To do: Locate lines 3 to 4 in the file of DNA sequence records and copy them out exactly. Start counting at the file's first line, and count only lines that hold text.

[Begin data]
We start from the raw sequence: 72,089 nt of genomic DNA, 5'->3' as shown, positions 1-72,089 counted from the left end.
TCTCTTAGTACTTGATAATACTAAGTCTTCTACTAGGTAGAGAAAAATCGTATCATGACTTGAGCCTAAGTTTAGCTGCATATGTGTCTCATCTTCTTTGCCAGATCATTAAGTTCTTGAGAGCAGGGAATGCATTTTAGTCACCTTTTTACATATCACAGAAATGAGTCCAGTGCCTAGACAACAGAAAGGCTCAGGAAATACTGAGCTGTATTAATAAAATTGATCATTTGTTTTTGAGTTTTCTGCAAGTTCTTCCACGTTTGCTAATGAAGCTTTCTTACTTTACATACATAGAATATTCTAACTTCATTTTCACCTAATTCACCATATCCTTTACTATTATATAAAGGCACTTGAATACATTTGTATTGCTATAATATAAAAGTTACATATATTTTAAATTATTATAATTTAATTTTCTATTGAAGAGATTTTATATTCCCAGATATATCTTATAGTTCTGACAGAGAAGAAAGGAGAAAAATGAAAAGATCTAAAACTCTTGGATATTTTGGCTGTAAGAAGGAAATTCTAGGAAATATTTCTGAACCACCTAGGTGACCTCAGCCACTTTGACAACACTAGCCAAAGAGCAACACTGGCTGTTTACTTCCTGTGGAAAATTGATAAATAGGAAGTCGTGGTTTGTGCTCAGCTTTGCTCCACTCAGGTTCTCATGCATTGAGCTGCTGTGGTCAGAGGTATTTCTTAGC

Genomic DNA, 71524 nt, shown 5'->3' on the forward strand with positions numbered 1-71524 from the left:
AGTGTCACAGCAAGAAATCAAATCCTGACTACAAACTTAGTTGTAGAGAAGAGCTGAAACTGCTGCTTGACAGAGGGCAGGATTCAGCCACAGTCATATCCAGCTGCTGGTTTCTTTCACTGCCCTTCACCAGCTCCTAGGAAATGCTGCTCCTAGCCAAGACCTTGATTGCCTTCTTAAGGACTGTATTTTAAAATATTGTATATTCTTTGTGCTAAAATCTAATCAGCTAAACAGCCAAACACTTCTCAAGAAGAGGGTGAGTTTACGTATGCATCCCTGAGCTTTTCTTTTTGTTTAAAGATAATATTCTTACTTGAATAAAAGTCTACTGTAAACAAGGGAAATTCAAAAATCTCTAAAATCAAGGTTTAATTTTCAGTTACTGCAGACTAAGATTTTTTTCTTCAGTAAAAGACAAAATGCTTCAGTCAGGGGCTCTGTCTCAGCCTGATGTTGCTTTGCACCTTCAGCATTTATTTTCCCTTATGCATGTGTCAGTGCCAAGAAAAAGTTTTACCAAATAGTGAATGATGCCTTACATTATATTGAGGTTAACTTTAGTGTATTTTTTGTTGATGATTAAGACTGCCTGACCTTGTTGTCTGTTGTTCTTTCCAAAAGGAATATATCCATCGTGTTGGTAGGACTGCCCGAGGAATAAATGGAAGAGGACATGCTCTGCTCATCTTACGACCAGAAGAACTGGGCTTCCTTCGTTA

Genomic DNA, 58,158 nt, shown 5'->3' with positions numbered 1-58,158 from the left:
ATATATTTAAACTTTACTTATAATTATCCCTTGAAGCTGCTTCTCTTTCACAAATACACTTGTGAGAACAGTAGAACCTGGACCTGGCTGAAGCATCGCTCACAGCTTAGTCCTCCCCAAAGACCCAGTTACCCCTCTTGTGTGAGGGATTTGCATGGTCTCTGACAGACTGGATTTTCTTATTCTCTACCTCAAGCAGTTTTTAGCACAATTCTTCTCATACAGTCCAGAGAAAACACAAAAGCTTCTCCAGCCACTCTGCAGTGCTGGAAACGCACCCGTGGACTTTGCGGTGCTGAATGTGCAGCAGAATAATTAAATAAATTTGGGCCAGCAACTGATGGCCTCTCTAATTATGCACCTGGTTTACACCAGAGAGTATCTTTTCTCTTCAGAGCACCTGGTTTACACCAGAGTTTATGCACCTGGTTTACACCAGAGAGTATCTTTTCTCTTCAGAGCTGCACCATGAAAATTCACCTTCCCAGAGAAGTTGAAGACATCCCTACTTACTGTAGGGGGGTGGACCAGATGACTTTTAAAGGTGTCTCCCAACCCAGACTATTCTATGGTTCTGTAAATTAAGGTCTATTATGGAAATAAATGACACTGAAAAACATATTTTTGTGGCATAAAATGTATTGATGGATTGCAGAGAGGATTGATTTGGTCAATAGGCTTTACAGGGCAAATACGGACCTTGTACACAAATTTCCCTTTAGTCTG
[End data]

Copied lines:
Genomic DNA, 71524 nt, shown 5'->3' on the forward strand with positions numbered 1-71524 from the left:
AGTGTCACAGCAAGAAATCAAATCCTGACTACAAACTTAGTTGTAGAGAAGAGCTGAAACTGCTGCTTGACAGAGGGCAGGATTCAGCCACAGTCATATCCAGCTGCTGGTTTCTTTCACTGCCCTTCACCAGCTCCTAGGAAATGCTGCTCCTAGCCAAGACCTTGATTGCCTTCTTAAGGACTGTATTTTAAAATATTGTATATTCTTTGTGCTAAAATCTAATCAGCTAAACAGCCAAACACTTCTCAAGAAGAGGGTGAGTTTACGTATGCATCCCTGAGCTTTTCTTTTTGTTTAAAGATAATATTCTTACTTGAATAAAAGTCTACTGTAAACAAGGGAAATTCAAAAATCTCTAAAATCAAGGTTTAATTTTCAGTTACTGCAGACTAAGATTTTTTTCTTCAGTAAAAGACAAAATGCTTCAGTCAGGGGCTCTGTCTCAGCCTGATGTTGCTTTGCACCTTCAGCATTTATTTTCCCTTATGCATGTGTCAGTGCCAAGAAAAAGTTTTACCAAATAGTGAATGATGCCTTACATTATATTGAGGTTAACTTTAGTGTATTTTTTGTTGATGATTAAGACTGCCTGACCTTGTTGTCTGTTGTTCTTTCCAAAAGGAATATATCCATCGTGTTGGTAGGACTGCCCGAGGAATAAATGGAAGAGGACATGCTCTGCTCATCTTACGACCAGAAGAACTGGGCTTCCTTCGTTA